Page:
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Curcumin: Natural Phytochemical as an Anticancer Agent

Anjali Sonawane
Institute of Chemical Technology

Curcumin- Indian spice to Anticancer Agent
Curcumin has been widely utilized in the treatment of a variety of diseases for hundreds of years, with chemical evidence dating back over 2500 years in Asia, particularly in ancient Indian medicines (Ayurveda). Curcumin’s recent breakthrough demonstrates that it has a wide range of uses in terms of determining cellular targets and the multiple molecular pathways involved in curcumin. Its inhibitor, medicine, anticancer, antigrowth, antiarthritic, antiatherosclerotic, medicine, antiaging, medicinal medication, antibacterial, wound healing, and memory-enhancing actions have earned it a lot of attention. Curcumin has shown promising anti-malignant tumor effects in vitro and in vivo in a variety of cancers, including adenocarcinoma, carcinoma, large intestine cancer, carcinoma, and head and neck cancer.
Curcumin as an Anticancer Agent

Curcumin is the most important component of turmeric L. (turmeric) rhizomes, and it was isolated from the turmeric plant in a pure crystalline form for the first time in 1870. Curcumin is an inexpensive, easily accessible, and low-toxicity ingredient, making it an ideal chemopreventive agent. Curcumin has been listed as one of the most promising chemopreventive medicines by the National Cancer Institute of the United States of America since the 1980s, and it has been tested in clinical trials.

Curcumin exhibits anticancer activities in various stages of carcinogenesis including-
Inhibition of oncogene activation
Prevention of cancer-related inflammation
Inhibition of cancer cell proliferation
Induction of apoptosis
Prevention of metastasis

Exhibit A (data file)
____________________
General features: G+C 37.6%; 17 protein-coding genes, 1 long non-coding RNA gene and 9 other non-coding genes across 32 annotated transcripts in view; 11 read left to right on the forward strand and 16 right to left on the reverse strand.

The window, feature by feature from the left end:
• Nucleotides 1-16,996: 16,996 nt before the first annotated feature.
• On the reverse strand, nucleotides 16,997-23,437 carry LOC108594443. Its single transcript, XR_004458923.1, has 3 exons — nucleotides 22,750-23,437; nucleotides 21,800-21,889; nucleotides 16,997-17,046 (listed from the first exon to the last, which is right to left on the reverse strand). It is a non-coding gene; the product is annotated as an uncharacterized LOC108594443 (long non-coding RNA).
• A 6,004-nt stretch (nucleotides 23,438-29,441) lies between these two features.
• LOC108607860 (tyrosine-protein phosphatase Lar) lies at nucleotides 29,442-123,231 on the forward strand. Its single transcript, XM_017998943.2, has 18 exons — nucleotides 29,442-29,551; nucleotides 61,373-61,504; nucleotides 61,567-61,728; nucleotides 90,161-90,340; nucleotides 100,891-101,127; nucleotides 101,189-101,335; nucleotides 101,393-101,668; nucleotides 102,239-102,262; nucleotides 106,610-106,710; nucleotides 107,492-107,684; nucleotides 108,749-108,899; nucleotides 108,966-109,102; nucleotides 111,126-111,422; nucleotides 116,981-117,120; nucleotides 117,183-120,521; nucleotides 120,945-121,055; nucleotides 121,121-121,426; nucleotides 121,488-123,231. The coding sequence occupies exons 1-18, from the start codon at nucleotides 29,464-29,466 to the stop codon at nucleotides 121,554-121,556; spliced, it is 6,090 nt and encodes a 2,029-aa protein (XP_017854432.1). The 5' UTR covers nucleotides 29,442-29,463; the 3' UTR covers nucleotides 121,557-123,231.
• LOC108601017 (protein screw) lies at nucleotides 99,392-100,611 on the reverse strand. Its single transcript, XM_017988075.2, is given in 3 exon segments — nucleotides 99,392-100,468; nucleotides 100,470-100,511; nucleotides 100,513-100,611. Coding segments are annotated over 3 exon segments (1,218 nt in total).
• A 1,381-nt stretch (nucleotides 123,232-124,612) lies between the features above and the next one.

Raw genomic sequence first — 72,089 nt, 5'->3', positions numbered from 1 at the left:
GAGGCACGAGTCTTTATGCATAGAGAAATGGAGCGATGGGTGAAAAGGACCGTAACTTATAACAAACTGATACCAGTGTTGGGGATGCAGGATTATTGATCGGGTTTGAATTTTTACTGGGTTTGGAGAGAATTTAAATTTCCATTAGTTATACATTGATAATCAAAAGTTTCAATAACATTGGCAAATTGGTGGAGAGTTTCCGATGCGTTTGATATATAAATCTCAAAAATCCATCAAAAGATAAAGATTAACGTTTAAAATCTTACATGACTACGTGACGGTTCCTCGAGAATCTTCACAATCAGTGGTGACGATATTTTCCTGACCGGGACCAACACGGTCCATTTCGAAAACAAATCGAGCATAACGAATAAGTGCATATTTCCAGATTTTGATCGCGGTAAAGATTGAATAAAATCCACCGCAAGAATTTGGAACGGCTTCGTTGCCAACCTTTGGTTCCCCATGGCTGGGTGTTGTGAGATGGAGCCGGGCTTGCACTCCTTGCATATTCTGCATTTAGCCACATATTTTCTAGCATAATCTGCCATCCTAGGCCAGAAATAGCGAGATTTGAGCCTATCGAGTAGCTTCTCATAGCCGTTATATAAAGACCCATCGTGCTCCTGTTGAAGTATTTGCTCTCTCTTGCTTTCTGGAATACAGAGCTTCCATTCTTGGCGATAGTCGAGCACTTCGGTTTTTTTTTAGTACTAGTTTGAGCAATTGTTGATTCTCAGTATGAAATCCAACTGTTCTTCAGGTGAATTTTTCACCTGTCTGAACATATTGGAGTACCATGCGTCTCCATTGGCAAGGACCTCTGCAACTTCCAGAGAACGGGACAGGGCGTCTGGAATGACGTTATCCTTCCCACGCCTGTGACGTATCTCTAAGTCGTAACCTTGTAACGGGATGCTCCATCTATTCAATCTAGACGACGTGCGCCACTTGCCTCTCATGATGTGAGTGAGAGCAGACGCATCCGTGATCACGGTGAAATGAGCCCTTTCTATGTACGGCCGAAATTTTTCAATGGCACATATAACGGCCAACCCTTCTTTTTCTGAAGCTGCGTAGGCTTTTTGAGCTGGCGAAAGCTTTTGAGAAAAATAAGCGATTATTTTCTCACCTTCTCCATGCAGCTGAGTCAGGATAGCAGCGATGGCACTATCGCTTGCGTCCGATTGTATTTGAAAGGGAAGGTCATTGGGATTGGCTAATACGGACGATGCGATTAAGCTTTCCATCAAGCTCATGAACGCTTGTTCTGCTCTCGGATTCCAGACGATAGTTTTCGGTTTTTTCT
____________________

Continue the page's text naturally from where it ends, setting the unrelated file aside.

Sensitization of cancer cells to chemotherapy

How does it work?

Curcumin regulates the cell cycle and induces apoptosis by upregulating the proteins p16 and p53. Curcumin also inhibits NF-B activation by inhibiting IκKB activity, which leads to the reduction of numerous NF-B-regulated genes involved in carcinogenesis, including TNF, COX-2, cyclin D1, c-myc, and MMP-9 interleukins. Curcumin also modulates autophagy and has inhibitory effects on tumor angiogenesis and metastasis by suppressing several growth factors such as VEGF, COX-2, MMPs, and ICAMs. Various routes of anticancer action of turmeric are shown in Figure 1.

Formulation of curcumin delivery

Kuttan and colleagues conducted the first clinical trial on curcumin in 1987, enrolling 62 patients with external malignant tumors to investigate its anti-cancer potential. Too far, approximately 6000 human subjects have participated in over a hundred and twenty clinical trials, all of which have been successful. Curcumin is a well-established malignant tumor agent in vitro, but its efficacy in clinical trials has yet to be proven. Curcumin’s poor bioavailability is the main cause of its lack of potency in clinical trials. Several studies have shown that delivering curcumin via nanoparticle drug carriers improves bioavailability.

Despite significant efforts to improve the chemistry and biological properties of curcumin, there are still many issues to be resolved in terms of bioavailability, potency, and tissue selectivity. Curcumin derivatives do not appear to be less assailable than curcumin itself, even though medicinal chemistry methods to improve its pharmacologic qualities have not been successful.

The compound nanoparticles used to improve curcumin’s biological activity are one of the most commonly employed curcumin delivery strategies. Because of their low toxicity, biocompatible and perishable polymers are ideal for drug delivery systems. Perishable synthetic polymers such as PLGA (poly (d, l-lactic-co-glycolic acid) and natural polymers such as silk fibroin and chitosan are widely used in drug delivery as an outcome.

Nanoscale liposomes, on the other hand, are rapidly becoming one of the most effective drug delivery platforms for anticancer drugs. Curcumin is encapsulated via a variety of cyst preparations. Nanogels have received a lot of attention in recent years as a viable drug delivery mechanism, but just a few research have looked into curcumin-nanogel delivery in cancer therapy.

The majority of curcumin drug delivery methods currently in development lack tissue targeting. As a result, there’s still a lot of room for advancement in terms of selectivity for specific tumor tissues in curcumin delivery systems. Tissue-specific curcumin administration increases native drug concentrations in the site of action, resulting in greater efficacy (with lower curcumin dosages) and fewer side effects.


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